As you will no doubt know, our tax year ends on 5th April in the UK, not coinciding with the end of the calendar year as it does in many other countries. This has been the case for over 200 years. While the date can seem like it has been plucked from thin air, it is such for a very specific reason.
Julian and Gregorian calendars
It dates back to 1582, when the Julian calendar was changed. This calendar, while it was fairly accurate, was different from the solar calendar by 11.5 minutes each year. This tiny difference added up after hundreds of years until there was a 10 day difference between the solar and Julian calendars. As a result, Pope Gregory XIII introduced the Gregorian calendar in order to rectify the difference.
At this time, the British tax year began on 25th March because this was the old New Year’s Day in England and Ireland (also know as “Lady Day”). Lady Day became one of the “quarter” days in the financial year, along with Midsummer, Michaelmas and Christmas. Lady Day was the first and so all accounts had to be settled by then, making it the start of the financial year.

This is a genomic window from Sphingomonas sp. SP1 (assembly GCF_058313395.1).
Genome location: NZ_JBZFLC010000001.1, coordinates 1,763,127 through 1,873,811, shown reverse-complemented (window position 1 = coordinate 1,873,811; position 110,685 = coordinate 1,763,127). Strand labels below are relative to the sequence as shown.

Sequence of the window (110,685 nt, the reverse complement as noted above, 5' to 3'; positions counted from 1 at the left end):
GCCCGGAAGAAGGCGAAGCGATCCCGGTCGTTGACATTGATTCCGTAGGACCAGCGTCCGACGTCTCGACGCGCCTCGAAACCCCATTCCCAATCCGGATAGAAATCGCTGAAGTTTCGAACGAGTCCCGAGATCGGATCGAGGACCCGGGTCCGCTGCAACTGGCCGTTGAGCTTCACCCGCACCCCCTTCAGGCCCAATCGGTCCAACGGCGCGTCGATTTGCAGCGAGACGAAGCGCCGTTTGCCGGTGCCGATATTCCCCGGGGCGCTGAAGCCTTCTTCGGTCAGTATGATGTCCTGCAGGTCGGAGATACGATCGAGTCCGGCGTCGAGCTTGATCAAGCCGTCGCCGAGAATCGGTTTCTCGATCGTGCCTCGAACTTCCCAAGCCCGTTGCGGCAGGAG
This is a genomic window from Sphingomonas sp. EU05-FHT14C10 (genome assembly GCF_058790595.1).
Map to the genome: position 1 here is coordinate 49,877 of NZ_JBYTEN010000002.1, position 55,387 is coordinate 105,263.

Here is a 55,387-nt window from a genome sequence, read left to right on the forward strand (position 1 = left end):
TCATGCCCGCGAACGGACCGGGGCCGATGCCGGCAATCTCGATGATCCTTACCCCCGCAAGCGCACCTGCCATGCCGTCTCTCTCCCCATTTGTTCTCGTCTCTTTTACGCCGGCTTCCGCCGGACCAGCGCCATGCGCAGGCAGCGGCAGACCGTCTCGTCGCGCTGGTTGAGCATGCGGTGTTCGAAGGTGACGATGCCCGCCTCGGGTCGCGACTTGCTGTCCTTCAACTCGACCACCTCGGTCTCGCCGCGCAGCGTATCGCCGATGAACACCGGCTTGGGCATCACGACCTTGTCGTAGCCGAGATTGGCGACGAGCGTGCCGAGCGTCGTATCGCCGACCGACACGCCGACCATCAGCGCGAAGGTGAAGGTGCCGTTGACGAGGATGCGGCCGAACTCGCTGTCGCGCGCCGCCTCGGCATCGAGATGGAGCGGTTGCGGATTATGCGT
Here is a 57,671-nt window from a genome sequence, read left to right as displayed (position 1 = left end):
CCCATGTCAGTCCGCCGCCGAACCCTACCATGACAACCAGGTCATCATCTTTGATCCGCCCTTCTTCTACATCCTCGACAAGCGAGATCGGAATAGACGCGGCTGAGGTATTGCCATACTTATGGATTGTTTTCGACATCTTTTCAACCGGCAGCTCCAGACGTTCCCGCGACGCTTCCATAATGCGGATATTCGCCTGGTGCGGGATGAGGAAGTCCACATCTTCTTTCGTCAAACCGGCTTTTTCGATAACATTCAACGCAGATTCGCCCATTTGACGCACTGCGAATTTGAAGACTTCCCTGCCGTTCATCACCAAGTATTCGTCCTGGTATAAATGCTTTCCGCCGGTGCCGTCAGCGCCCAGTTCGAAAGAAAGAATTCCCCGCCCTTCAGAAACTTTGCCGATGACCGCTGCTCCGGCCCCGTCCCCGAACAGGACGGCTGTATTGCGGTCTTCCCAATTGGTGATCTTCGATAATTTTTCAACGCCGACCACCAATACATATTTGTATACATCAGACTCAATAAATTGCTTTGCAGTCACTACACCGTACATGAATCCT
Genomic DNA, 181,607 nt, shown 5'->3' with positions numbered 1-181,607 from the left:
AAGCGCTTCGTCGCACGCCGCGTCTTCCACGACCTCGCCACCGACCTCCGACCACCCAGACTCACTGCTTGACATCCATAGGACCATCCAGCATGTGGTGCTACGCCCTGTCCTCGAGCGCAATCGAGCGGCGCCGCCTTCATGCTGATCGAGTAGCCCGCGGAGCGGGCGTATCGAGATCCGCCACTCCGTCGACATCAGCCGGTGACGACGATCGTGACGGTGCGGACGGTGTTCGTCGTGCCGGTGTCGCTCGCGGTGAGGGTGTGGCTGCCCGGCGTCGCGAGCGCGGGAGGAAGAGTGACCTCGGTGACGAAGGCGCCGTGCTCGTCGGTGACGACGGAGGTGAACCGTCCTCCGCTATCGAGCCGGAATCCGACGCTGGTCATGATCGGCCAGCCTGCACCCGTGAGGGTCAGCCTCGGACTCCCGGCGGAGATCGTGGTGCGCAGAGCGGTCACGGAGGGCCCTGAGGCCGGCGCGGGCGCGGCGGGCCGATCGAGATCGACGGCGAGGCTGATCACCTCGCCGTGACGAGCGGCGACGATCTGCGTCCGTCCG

Making changes to the tax year end
However, the British did not introduce the Gregorian calendar straight away and their year eventually fell 11 days behind. Therefore, when they decided to change their calendar, they decided to cut 11 days in September to catch up with the rest of Europe. Although, to ensure there was no loss in revenue the Treasury extended the tax year by II days, meaning the tax year would end on 4th April.
This system worked effectively until 1800, which was not a leap year in the new calendar but would have been in the Julian system. Hence, the Treasury moved the year end again to 5th April, where it has remained unchanged ever since.
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